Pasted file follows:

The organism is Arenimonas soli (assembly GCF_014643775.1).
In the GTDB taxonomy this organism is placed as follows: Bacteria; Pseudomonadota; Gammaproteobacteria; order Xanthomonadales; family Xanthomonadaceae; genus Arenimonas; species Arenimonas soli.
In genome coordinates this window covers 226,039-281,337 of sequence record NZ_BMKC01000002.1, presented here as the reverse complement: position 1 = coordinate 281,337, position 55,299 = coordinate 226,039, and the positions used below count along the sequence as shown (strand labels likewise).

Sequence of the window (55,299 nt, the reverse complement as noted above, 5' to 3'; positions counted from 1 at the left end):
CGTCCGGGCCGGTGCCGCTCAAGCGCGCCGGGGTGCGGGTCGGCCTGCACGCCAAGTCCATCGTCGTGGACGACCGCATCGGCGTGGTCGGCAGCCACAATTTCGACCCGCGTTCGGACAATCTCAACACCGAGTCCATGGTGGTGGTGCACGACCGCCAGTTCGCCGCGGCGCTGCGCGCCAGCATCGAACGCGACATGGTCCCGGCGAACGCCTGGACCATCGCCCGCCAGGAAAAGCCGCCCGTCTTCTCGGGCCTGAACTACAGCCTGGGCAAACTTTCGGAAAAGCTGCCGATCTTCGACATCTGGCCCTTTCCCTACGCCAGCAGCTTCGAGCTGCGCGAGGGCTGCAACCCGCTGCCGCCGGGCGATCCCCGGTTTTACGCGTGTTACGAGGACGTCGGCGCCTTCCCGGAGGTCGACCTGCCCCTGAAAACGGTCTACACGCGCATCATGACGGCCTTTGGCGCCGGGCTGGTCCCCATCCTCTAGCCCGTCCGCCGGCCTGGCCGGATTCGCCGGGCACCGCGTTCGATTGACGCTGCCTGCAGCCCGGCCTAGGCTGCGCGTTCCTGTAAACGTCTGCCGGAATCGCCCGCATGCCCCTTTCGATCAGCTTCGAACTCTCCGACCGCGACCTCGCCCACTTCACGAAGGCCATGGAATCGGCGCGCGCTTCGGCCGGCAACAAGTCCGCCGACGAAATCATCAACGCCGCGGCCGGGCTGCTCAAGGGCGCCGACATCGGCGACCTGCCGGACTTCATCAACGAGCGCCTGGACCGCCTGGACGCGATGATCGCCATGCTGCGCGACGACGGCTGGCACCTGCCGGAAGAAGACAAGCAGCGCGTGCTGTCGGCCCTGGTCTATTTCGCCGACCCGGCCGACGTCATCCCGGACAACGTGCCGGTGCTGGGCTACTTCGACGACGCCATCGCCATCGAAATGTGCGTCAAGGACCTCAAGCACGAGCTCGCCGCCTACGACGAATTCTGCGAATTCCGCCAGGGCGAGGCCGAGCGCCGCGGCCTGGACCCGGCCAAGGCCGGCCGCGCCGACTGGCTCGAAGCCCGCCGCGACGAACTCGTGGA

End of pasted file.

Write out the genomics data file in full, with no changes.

The organism is Arenimonas soli (assembly GCF_014643775.1).
In the GTDB taxonomy this organism is placed as follows: Bacteria; Pseudomonadota; Gammaproteobacteria; order Xanthomonadales; family Xanthomonadaceae; genus Arenimonas; species Arenimonas soli.
In genome coordinates this window covers 226,039-281,337 of sequence record NZ_BMKC01000002.1, presented here as the reverse complement: position 1 = coordinate 281,337, position 55,299 = coordinate 226,039, and the positions used below count along the sequence as shown (strand labels likewise).

Sequence of the window (55,299 nt, the reverse complement as noted above, 5' to 3'; positions counted from 1 at the left end):
CGTCCGGGCCGGTGCCGCTCAAGCGCGCCGGGGTGCGGGTCGGCCTGCACGCCAAGTCCATCGTCGTGGACGACCGCATCGGCGTGGTCGGCAGCCACAATTTCGACCCGCGTTCGGACAATCTCAACACCGAGTCCATGGTGGTGGTGCACGACCGCCAGTTCGCCGCGGCGCTGCGCGCCAGCATCGAACGCGACATGGTCCCGGCGAACGCCTGGACCATCGCCCGCCAGGAAAAGCCGCCCGTCTTCTCGGGCCTGAACTACAGCCTGGGCAAACTTTCGGAAAAGCTGCCGATCTTCGACATCTGGCCCTTTCCCTACGCCAGCAGCTTCGAGCTGCGCGAGGGCTGCAACCCGCTGCCGCCGGGCGATCCCCGGTTTTACGCGTGTTACGAGGACGTCGGCGCCTTCCCGGAGGTCGACCTGCCCCTGAAAACGGTCTACACGCGCATCATGACGGCCTTTGGCGCCGGGCTGGTCCCCATCCTCTAGCCCGTCCGCCGGCCTGGCCGGATTCGCCGGGCACCGCGTTCGATTGACGCTGCCTGCAGCCCGGCCTAGGCTGCGCGTTCCTGTAAACGTCTGCCGGAATCGCCCGCATGCCCCTTTCGATCAGCTTCGAACTCTCCGACCGCGACCTCGCCCACTTCACGAAGGCCATGGAATCGGCGCGCGCTTCGGCCGGCAACAAGTCCGCCGACGAAATCATCAACGCCGCGGCCGGGCTGCTCAAGGGCGCCGACATCGGCGACCTGCCGGACTTCATCAACGAGCGCCTGGACCGCCTGGACGCGATGATCGCCATGCTGCGCGACGACGGCTGGCACCTGCCGGAAGAAGACAAGCAGCGCGTGCTGTCGGCCCTGGTCTATTTCGCCGACCCGGCCGACGTCATCCCGGACAACGTGCCGGTGCTGGGCTACTTCGACGACGCCATCGCCATCGAAATGTGCGTCAAGGACCTCAAGCACGAGCTCGCCGCCTACGACGAATTCTGCGAATTCCGCCAGGGCGAGGCCGAGCGCCGCGGCCTGGACCCGGCCAAGGCCGGCCGCGCCGACTGGCTCGAAGCCCGCCGCGACGAACTCGTGGA